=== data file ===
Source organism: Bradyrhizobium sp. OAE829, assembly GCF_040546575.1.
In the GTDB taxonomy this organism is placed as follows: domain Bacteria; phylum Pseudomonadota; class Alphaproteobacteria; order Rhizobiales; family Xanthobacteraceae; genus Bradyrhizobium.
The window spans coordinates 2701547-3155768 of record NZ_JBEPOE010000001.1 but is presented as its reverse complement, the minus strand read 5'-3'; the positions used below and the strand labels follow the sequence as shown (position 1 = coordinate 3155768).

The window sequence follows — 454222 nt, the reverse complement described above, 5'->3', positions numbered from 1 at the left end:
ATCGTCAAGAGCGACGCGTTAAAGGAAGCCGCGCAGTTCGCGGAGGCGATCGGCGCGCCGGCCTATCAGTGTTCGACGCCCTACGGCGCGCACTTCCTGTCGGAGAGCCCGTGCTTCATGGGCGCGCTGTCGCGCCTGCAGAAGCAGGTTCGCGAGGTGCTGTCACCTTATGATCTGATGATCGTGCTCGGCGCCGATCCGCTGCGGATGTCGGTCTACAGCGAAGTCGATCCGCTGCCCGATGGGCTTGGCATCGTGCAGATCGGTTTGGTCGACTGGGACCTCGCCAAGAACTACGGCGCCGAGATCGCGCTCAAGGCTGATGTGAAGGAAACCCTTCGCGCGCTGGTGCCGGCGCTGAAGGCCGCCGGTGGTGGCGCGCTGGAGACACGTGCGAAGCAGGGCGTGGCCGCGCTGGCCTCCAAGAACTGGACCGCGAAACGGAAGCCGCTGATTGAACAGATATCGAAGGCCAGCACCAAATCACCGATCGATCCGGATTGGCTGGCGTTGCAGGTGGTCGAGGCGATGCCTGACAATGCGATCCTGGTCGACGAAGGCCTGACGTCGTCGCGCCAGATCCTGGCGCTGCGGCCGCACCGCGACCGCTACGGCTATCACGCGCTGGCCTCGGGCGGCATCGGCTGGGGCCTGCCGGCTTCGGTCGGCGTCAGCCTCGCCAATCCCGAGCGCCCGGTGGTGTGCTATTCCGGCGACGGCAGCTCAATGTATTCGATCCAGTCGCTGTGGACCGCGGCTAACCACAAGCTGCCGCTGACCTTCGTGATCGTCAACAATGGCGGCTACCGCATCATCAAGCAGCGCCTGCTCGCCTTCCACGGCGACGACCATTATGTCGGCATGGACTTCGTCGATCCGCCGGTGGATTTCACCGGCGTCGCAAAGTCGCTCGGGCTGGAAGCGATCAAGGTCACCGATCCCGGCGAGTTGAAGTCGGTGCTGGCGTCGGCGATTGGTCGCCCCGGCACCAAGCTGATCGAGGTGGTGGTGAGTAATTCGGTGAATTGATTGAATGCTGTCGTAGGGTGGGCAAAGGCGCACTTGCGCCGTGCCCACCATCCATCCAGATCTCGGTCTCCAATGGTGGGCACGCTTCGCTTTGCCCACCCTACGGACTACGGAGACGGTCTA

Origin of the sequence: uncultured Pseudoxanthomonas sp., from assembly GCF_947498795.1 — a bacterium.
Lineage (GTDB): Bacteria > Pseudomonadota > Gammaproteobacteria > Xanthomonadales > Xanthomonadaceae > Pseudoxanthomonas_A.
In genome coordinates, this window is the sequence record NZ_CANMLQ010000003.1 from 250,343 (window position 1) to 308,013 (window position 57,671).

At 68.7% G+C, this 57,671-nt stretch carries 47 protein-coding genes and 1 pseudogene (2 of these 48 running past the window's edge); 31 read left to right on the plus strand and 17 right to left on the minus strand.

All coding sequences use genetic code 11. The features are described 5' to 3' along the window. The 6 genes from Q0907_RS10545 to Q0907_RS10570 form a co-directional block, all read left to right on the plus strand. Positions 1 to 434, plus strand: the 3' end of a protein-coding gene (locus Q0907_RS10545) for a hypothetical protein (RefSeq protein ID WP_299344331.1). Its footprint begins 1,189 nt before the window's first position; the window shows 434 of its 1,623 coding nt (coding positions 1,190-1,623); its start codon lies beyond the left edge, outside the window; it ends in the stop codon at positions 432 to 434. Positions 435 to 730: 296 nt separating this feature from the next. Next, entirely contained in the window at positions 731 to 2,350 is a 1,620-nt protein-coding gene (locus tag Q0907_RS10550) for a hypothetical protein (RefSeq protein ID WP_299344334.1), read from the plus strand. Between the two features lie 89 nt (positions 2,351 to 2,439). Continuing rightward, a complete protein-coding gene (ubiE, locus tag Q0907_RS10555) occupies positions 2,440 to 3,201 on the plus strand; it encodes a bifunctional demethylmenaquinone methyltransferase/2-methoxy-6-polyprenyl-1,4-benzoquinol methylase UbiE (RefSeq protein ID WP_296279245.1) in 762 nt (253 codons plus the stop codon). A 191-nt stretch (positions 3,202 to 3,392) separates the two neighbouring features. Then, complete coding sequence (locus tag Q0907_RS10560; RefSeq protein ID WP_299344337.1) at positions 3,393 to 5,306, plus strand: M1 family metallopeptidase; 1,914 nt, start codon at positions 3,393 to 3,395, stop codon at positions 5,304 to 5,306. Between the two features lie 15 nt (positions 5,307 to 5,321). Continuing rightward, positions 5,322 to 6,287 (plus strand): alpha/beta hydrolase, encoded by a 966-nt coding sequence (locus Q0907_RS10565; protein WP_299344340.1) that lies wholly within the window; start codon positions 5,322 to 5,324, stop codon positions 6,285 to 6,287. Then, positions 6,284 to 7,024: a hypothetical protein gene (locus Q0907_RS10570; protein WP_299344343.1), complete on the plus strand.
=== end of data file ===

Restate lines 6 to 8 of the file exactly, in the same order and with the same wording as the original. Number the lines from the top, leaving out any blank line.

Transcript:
Origin of the sequence: uncultured Pseudoxanthomonas sp., from assembly GCF_947498795.1 — a bacterium.
Lineage (GTDB): Bacteria > Pseudomonadota > Gammaproteobacteria > Xanthomonadales > Xanthomonadaceae > Pseudoxanthomonas_A.
In genome coordinates, this window is the sequence record NZ_CANMLQ010000003.1 from 250,343 (window position 1) to 308,013 (window position 57,671).